Fans aren’t the only people shocked by the queen of country music announcing on social media she had secretly married “the love of my life”. I was so surprised I scoured the Web to make sure there were multiple establishment media reporting the same. I did that even after visiting the singer’s Twitter page.
Tongues wagged for a week about a Gillette ad purporting to set behavioral standards for US males, with many including me, criticizing the corporation for sanctimony and stereotyping. The ad dominated social media like tabloid Twitter for days. Another ad aired during the championship football games on Sunday, sponsored by Verizon. “The Team That Wouldn’t Be Here,” stands in sharp contrast to the Gillette messaging.
At present social media like Facebook and Twitter are experiencing chaos. This was predictable. When you have massive numbers of humans from around the globe interacting, you have a landscape akin to the ‘Wild West’ of yore. Toss in bots, insert human screeners who make decisions to block people like a famous pastor (his page was restored), and media who snark among themselves like tweens on a middle school playground, chaos is no surprise. What’s next in 2019 when it comes to arts communities?
Pt. 2 of 3 Jennifer Reeser, in case you missed the first article in our series about her, is no ordinary writer. Exceptional poet, widely praised translator, essayist, and reviewer, Reeser has long refused to confine her intellect to one form or genre. Years ago, a famous poet’s son who became an accomplished writer told how his father “made his head.” As with everything, seeds of one’s future are sown at a very young age.
I’ve told every musician and artist I know to not make the mistake of relying on one social media site to connect with fans. Now a major music site is pretty much doing the same, and if you’re an indie artist, read this article. It’s well worth your time. After Facebook changed its algorithm, musicians are among the hardest hit. How hard is the hit?
Depending on the type of music, concerts can sometimes go south very quickly. Now there’s a story breaking about a punk rock singer who allegedly spit in a fan’s face and then allegedly proceeded to hit the man too. The dustup was about politics, ever-present today in some music scenes partly as a means of the band catering to the corporate machine controlling their revenue. How’d it all get started?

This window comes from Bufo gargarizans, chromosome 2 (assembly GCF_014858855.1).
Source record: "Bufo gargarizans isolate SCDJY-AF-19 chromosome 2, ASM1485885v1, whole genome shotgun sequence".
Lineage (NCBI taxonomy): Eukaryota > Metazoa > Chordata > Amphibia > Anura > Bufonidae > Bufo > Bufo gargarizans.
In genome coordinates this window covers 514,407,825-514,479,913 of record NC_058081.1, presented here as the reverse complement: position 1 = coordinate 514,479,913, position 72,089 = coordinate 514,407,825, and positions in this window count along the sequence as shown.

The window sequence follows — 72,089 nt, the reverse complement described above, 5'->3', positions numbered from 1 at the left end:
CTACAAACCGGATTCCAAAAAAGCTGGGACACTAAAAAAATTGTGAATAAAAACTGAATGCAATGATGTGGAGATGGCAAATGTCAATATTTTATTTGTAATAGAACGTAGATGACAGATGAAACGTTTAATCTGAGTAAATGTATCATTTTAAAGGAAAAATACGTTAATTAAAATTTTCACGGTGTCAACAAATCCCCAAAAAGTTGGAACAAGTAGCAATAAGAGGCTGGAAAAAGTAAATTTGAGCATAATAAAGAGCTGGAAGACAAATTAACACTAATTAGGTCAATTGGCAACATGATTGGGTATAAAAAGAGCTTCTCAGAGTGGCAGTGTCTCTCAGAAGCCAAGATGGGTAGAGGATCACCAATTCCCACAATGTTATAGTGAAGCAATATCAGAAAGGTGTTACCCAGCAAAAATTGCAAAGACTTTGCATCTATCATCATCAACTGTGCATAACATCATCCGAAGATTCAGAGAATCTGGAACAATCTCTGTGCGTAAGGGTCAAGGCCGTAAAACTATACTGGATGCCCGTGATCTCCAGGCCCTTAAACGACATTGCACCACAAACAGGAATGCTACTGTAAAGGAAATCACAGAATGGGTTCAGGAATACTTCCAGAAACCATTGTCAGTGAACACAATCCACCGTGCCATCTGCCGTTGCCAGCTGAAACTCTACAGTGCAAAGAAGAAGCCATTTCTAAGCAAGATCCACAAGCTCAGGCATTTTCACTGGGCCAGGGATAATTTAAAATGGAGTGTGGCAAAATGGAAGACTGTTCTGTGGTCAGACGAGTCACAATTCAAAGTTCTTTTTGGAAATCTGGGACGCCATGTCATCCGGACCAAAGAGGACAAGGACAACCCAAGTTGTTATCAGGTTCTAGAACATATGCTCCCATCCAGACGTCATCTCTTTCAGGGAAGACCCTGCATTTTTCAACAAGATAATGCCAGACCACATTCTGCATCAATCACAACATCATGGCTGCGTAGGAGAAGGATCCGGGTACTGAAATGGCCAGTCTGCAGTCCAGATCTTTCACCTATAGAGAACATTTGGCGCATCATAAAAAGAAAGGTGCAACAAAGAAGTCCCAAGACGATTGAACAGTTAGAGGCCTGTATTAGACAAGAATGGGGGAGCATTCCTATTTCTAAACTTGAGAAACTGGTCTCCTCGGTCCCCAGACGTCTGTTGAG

~~Update July 31, 2018: We will expand this story with new information, and the update will be published by Monday, August 6.~~ See the 8/6 update: Flip side to the dustup between Cody Wolfe and Cat Country A Tweet by rising country star Cody Wolfe revealed something many of us already knew. Gatekeepers at radio stations aren’t very interested in finding new talent. Wolfe published an account of remarks allegedly made by program/music director Joe Kelly with radio station WPUR 107.3 in Northfield, New Jersey. In those remarks, the director also allegedly dissed Luke Bryan. While the dustup is the
Recently Openbook announced a Kickstarter campaign to get the ball rolling on a new social network that, if successful, could be an alternative to Facebook. Openbook is not aiming for the ad revenue model other social media and the dominant search engine on the Web comprise because of privacy concerns.
I’ve often called Twitter the cesspool of social media because of the abundance of trolls, bots, and unhinged people. While I believe that’s true, I’ve also told many musicians they should use Twitter to help get the word out about their work. That doesn’t just apply to musicians, but to other artists as well. Whom do you follow to keep up with the arts? I have no idea about your follow list, but I can share some of my own, and I hope you’ll find these pages useful.
MySpace might seem like a ‘ghost town’ now that Facebook has gobbled up the lion’s share of social media, but the original sharing site still breathes. Sort of.